Decorative ornamentation in different architectural styles
Every architectural style has its own references, that are perfectly showcased in a specific context in order to maintain a certain balance. The bespoke production of ornamentation in a particular architectural style must embody the spirit of that style.
All ornamental plasterers who have mastered their craft must be familiar with the origins and the unique features of ornamentation from the different architectural movements. That knowledge allows them to reproduce those styles of decorative elements to suit their latest renovation or building project.
A overview of the genesis of ornamentation though three architectural styles: Ancient, Byzantine and Middle Eastern
Antiquity is the starting point of our knowledge of architecture. With its three main architectural orders (Doric, Ionic and Corinthian), Greece left us a legacy of a wide variety of decorative motifs for architecture and decoration.
The Harmony of hier ornementation of the pursuit if the perfect proportions led to the definition of the world “Classicism”.
Ornemental motifs in this style were always dependent on the architecture of the day, whose full stature the sought to accentuate
Although the ornamental motifs used in Byzantine architecture were largely inherited from Antiquity, the influence of Persian art endowed it with a uniquely Middle Eastern character. One of the most iconic examples of Byzantine architecture is Hagia Sophia, a house of worship built initially as a church in what was then Constantinople, and featuring buttresses in its dome. This architectural style was dominated by ornamental decorations made of plaster, especially stucco in the northern regions.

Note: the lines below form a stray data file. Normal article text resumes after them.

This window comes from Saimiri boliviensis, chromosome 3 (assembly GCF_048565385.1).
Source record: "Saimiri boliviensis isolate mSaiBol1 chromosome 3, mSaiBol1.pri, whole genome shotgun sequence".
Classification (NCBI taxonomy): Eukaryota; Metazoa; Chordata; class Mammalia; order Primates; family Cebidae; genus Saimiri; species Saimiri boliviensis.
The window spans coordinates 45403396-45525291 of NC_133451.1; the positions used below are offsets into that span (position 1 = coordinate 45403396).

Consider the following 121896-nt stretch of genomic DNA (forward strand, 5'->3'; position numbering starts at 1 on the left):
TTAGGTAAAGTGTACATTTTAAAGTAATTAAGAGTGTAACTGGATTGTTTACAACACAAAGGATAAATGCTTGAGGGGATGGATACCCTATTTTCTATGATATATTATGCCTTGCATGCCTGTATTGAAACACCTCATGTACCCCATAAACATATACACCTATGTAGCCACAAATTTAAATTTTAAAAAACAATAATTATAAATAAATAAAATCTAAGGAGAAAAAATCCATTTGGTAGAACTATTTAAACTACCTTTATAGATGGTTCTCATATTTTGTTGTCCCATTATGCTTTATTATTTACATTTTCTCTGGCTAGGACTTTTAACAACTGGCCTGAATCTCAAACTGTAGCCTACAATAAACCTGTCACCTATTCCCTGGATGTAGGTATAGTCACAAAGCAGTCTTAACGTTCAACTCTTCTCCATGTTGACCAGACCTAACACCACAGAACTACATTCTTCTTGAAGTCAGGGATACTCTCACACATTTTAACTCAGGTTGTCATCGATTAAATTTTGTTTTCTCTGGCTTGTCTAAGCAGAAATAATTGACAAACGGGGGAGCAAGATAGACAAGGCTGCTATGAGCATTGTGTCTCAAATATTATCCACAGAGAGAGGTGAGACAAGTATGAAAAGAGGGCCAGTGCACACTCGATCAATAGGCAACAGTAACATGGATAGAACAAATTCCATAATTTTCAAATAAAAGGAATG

Throughout the Middle Ages, Byzantine-inspired ornamentation spread far and wide, influencing the Russian, Slavic and Anglo-Saxon schools just as much as the Venetian and Arab schools.
Although Byzantine décorations and motifs, which focused on brightness and balance, were heavily inspired by Greece, hier Middle Eastern aspect pushed them towards a greater complexity and abundance of motifs.
Middle Eastern and Islamic art
The most notable characteristic of Middle Eastern art is its intricate surfaces, achieved by means of repeating geometric motifs like polygons interwoven with plant-based decorations. Geometry forms the basis of this ornamentation, even though it is not always visible.
Braids and knots were often employed to frame geometric decorations. Some of the most frequently used motifs in this style were mandorlas (almonds), ears of grain, seashells and palmettes (borrowed form Ancient art), interpreted as geometric patterns.
As a result of its nomadism and its clear influences from Persian art, the decorations of Middle Eastern art have deep roots inmovement, geometry and arabesques.
Many of these refined decorations were made of sculpted plaster. The fact that it was so quick to make and the absence of any real limitations made it an ideal material for swiftly replacing ornamentation in palaces, as needed.